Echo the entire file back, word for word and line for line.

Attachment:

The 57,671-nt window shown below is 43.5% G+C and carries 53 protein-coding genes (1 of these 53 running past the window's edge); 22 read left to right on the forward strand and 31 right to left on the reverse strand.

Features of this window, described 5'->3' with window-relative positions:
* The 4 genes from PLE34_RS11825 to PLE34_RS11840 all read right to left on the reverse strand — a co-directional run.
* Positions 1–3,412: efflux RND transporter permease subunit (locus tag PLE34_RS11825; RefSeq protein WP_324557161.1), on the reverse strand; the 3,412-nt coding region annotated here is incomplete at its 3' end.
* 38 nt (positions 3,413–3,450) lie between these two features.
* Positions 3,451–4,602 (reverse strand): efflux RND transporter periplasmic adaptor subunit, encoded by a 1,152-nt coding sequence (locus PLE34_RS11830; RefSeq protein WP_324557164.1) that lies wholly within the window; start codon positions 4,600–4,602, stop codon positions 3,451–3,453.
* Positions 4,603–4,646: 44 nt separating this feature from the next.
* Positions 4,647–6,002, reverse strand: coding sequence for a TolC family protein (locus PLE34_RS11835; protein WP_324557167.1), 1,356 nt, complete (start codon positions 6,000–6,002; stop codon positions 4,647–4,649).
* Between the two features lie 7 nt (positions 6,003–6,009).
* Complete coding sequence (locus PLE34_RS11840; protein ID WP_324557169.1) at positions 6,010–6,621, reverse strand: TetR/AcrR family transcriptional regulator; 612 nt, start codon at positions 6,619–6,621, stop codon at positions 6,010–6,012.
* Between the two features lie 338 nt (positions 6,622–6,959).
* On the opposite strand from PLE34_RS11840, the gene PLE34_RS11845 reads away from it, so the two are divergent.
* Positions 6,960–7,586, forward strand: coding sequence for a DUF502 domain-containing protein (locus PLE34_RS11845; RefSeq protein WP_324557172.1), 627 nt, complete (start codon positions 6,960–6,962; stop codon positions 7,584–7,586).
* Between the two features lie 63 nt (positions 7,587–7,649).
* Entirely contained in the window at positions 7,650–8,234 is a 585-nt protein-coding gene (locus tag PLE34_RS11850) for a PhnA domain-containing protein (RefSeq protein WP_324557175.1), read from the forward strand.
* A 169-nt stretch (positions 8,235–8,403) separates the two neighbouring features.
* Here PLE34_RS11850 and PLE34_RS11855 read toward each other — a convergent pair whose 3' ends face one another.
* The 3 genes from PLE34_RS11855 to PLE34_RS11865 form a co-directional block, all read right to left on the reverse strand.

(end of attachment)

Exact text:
The 57,671-nt window shown below is 43.5% G+C and carries 53 protein-coding genes (1 of these 53 running past the window's edge); 22 read left to right on the forward strand and 31 right to left on the reverse strand.

Features of this window, described 5'->3' with window-relative positions:
* The 4 genes from PLE34_RS11825 to PLE34_RS11840 all read right to left on the reverse strand — a co-directional run.
* Positions 1–3,412: efflux RND transporter permease subunit (locus tag PLE34_RS11825; RefSeq protein WP_324557161.1), on the reverse strand; the 3,412-nt coding region annotated here is incomplete at its 3' end.
* 38 nt (positions 3,413–3,450) lie between these two features.
* Positions 3,451–4,602 (reverse strand): efflux RND transporter periplasmic adaptor subunit, encoded by a 1,152-nt coding sequence (locus PLE34_RS11830; RefSeq protein WP_324557164.1) that lies wholly within the window; start codon positions 4,600–4,602, stop codon positions 3,451–3,453.
* Positions 4,603–4,646: 44 nt separating this feature from the next.
* Positions 4,647–6,002, reverse strand: coding sequence for a TolC family protein (locus PLE34_RS11835; protein WP_324557167.1), 1,356 nt, complete (start codon positions 6,000–6,002; stop codon positions 4,647–4,649).
* Between the two features lie 7 nt (positions 6,003–6,009).
* Complete coding sequence (locus PLE34_RS11840; protein ID WP_324557169.1) at positions 6,010–6,621, reverse strand: TetR/AcrR family transcriptional regulator; 612 nt, start codon at positions 6,619–6,621, stop codon at positions 6,010–6,012.
* Between the two features lie 338 nt (positions 6,622–6,959).
* On the opposite strand from PLE34_RS11840, the gene PLE34_RS11845 reads away from it, so the two are divergent.
* Positions 6,960–7,586, forward strand: coding sequence for a DUF502 domain-containing protein (locus PLE34_RS11845; RefSeq protein WP_324557172.1), 627 nt, complete (start codon positions 6,960–6,962; stop codon positions 7,584–7,586).
* Between the two features lie 63 nt (positions 7,587–7,649).
* Entirely contained in the window at positions 7,650–8,234 is a 585-nt protein-coding gene (locus tag PLE34_RS11850) for a PhnA domain-containing protein (RefSeq protein WP_324557175.1), read from the forward strand.
* A 169-nt stretch (positions 8,235–8,403) separates the two neighbouring features.
* Here PLE34_RS11850 and PLE34_RS11855 read toward each other — a convergent pair whose 3' ends face one another.
* The 3 genes from PLE34_RS11855 to PLE34_RS11865 form a co-directional block, all read right to left on the reverse strand.